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Fearless Lioness Scales 20-Metre Sycamore Tree

Fearless Lioness Scales 20-Metre Sycamore Tree

Fearless Lioness Scales 20-Metre Sycamore Tree

Fearless lioness Kiana showed she had a head for heights by scaling a 20-metre-tall tree at Longleat Safari Park in Wiltshire.

The eight-year-old big cat seemed more like a mountain lion as she made short work of summiting the giant sycamore tree in her wooded enclosure.

Keepers say she has always been a keen climber ever since she was a cub but they have never seen any of the lions venture quite so far off the ground.

“Many of our lionesses do go up trees here at Longleat but there are a few particular individuals who seem to do it just for fun and Kiana is definitely one of those,” said Keeper Caleb Hall, who captured Kiana’s feat on film.

“She’s definitely in a class of her own when it comes to climbing and she seemed perfectly at home up there as she fearlessly made her way from branch to branch,” he added.

As part of the lions’ environmental enrichment their keepers will often hide food among the branches as it provides a good workout and allows them to use muscles required for hunting and grabbing hold of prey.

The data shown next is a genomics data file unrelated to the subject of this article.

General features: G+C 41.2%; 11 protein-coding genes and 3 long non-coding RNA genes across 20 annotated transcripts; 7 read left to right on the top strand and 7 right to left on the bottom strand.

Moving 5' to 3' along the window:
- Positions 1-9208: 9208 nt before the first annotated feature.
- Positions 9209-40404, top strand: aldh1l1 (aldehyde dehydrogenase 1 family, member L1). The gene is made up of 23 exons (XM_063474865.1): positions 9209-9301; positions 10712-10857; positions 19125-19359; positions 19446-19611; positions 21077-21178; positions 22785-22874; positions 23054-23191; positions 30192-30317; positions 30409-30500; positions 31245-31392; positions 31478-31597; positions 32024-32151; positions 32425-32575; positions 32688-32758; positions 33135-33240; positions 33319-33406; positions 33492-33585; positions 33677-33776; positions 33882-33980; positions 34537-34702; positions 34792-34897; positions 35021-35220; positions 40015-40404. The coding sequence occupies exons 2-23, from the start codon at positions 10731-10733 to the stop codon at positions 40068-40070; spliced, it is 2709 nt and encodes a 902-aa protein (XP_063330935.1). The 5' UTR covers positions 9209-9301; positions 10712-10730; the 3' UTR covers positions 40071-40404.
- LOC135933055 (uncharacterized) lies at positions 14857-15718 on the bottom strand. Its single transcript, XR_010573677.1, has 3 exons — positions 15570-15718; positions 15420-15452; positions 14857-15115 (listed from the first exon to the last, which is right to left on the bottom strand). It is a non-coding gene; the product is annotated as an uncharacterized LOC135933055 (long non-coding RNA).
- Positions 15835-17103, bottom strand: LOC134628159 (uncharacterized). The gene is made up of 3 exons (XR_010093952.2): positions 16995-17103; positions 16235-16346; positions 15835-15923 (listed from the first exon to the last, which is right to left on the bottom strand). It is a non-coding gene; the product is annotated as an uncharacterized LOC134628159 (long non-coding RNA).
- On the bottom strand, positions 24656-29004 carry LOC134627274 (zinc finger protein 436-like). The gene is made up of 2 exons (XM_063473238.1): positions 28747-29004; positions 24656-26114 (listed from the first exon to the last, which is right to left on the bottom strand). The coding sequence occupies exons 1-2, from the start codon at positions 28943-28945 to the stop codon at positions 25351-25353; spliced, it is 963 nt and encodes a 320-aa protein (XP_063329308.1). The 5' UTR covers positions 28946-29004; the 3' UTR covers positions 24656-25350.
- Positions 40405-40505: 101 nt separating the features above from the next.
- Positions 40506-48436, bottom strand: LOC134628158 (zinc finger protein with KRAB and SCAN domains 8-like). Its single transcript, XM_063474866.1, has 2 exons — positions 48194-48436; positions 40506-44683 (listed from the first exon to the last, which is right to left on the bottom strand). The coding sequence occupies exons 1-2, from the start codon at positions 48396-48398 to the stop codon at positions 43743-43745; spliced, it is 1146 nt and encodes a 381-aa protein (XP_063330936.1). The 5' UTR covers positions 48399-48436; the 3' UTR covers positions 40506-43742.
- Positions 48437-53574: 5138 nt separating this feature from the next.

“Kiana’s definitely a star performer and doesn’t need the added incentive of a meal to head into the canopy,” said Caleb.

“It’s behaviour which is also seen in the wild to find as individuals seek either shade or a cooling breeze away from the heat of the ground or to avoid insects or animals threatening the lions.

“It’s mainly the females who make all the effort but we have seen our male lions climb trees for food, which would also happen in the wild to steal the stashed kills of leopards,” he said.

Lions have been living at Longleat since 1966 when it became the first place outside of Africa to open a drive-through safari. Today it is home to two separate prides as well as cheetahs, tigers, wolves, rhinos, zebras and giraffes.

Large male lions can grow to over three metres in length and weigh more than 240kgs while females are just under two metres long and reach a maximum of 180kgs. Their life expectancy in the wild is approximately 12 years but they can expect to live to almost twice that age in captivity.

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